Syrian team given guard of honour following defeat to Riyadh Falcons after battling adversity just to make it to The Sevens
'We didn’t come to lose': Damascus Zenobians participation at Dubai Rugby Sevens a triumph in itself
Given the tight schedule the Dubai Rugby Sevens keeps to, the post-match tunnel, which is an unconditionally-observed ritual in the 15-a-side game, is rarely spotted.
When Riyadh Falcons opted to form an orderly guard of honour at the end of their 5.20pm fixture on Pitch 8 to toast their opponents on Day 1 at The Sevens, it spoke of a variety of things.
Primarily, a match well played. Their opponents had been vanquished 22-5, but the Gulf Men’s Open pool match had been fiercely fought. The fact the opposition are even here, however, is a triumph in itself, given the obvious challenges facing them to even play rugby.
The Damascus Zenobians have just nine players for this tournament, which is three short of the permitted quota of 12 per squad. Three of those are friends based in Dubai, who were called in at the last minute as only six Zenobians regulars were able to travel from Syria for this weekend.
The team missed out on playing here entirely 12 months ago, due to administrative issues. Their flight arrived in Dubai at 11pm on Wednesday night, so their sluggish start was perhaps understandable.
“It is the first time we have all played together, and we are glad we are here, but we didn’t come to lose,” Yassin Akid, one of the six to have travelled from Damascus, said.
“This first game was tough for us. We weren’t prepared mentally, and we were very tired. We found some difficulties getting a team together, but we hope we can make it to the final.”
The Zenobians, named after a Syrian queen who ruled during the third century, started in 2004 with a mixture of expatriate and Syrian players. Numbers peaked in 2008, and the team even won the plate competition in Dubai in 2011.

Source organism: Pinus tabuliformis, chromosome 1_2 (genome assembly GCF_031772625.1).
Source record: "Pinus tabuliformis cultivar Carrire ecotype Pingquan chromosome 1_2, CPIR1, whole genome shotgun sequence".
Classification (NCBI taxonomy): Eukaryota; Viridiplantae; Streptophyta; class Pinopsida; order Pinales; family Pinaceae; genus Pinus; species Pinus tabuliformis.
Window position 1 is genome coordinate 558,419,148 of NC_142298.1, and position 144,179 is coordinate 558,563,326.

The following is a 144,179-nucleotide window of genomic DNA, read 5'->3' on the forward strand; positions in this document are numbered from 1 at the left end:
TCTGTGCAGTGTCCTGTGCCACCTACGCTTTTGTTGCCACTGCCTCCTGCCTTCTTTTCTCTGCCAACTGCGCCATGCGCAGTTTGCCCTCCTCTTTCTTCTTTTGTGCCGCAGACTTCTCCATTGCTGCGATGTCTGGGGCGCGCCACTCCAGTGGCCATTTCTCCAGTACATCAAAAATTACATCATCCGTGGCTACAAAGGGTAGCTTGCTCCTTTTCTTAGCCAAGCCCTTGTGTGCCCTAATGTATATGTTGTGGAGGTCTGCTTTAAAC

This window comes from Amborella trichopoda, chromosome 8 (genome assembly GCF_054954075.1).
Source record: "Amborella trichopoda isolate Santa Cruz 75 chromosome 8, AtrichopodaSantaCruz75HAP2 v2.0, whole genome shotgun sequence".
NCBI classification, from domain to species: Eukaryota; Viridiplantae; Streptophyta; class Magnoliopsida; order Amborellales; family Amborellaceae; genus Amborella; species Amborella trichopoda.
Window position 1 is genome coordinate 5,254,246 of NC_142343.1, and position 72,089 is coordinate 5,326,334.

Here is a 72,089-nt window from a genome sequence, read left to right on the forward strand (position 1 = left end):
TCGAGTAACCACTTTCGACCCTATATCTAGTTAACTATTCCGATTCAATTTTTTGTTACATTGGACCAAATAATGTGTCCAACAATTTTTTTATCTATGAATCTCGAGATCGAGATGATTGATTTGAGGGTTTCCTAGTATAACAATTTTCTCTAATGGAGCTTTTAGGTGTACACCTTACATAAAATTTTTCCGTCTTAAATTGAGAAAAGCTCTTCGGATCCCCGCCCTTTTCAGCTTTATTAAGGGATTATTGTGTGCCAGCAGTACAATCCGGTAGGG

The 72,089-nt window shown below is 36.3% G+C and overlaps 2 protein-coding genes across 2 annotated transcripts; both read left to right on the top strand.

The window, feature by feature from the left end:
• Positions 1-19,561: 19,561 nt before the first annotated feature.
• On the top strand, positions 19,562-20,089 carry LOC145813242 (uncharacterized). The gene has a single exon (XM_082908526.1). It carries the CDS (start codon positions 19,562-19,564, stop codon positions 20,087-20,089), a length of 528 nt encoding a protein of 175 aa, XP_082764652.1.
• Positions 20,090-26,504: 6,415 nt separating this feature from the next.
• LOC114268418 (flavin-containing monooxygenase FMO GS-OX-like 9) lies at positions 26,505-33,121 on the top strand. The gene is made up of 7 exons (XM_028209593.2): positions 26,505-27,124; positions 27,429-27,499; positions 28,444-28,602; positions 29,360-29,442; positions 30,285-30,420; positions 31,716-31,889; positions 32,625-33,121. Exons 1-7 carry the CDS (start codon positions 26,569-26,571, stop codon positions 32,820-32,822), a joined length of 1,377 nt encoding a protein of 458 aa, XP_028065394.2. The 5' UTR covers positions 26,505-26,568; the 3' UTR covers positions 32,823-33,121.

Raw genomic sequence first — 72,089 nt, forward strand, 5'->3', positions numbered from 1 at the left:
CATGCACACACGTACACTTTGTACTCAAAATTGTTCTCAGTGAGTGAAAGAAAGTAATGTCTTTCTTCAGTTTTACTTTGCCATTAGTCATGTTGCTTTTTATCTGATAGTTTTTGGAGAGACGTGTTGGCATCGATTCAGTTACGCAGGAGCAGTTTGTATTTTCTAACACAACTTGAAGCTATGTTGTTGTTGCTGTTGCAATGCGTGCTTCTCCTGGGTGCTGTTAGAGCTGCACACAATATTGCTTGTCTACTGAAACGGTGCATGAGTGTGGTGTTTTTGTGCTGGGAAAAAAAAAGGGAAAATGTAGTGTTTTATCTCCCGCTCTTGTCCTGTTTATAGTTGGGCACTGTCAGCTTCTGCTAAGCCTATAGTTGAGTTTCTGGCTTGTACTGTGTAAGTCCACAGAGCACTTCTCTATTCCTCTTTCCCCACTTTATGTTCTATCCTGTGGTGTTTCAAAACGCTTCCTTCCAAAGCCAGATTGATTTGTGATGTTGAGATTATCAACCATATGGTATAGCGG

The club has persisted despite war ravaging the country in the time since, but all the expatriates have departed, and funding and facilities have been scarce.
Akid, who dovetailed training for Dubai with studying for the finals of his architecture degree, is optimistic about the future, though, and wants rugby to start to rival football for following in his homeland.
“It is pretty much back to normal, things are getting better,” he said of life in Damascus. “We try to focus on our sports, our work, and – those of us who are students – our studies.
“Rugby is still in an early phase in Syria, and football is obviously the No 1 sport, but we are working to develop the game in the future.
“Most of the guys in Syria think it is a very tough game, and they prefer football, but we try to give them the right idea about rugby.
“My friend in college introduced me to rugby, and I fell in love with it. I love the brotherhood. You fight on the field, you feel like you want to kill the guy opposite you, then after the game you game you shake hands and go and party together.”
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Calvin King, a flight attendant for Emirates airline who is helping out the Zenobians for the weekend, scored the try against Riyadh. He was grateful for the call up to play. “This is the nicest bunch of guys I’ve played with,” King said.
Noor Mardini, another of the Damascus-based contingent, left the field limping, then after the final whistle was nursing a painful looking rib-injury.
Through it all, though, he could not stop smiling, so delighted is he to be back at The Sevens.
“This is an amazing tournament, and every year we hope to come here to participate in this great tournament,” Mardini said.
“We feel so happy to play here. We have to thank the organisers for helping us, and letting foreigners play with us Syrians, because we have been short of players.”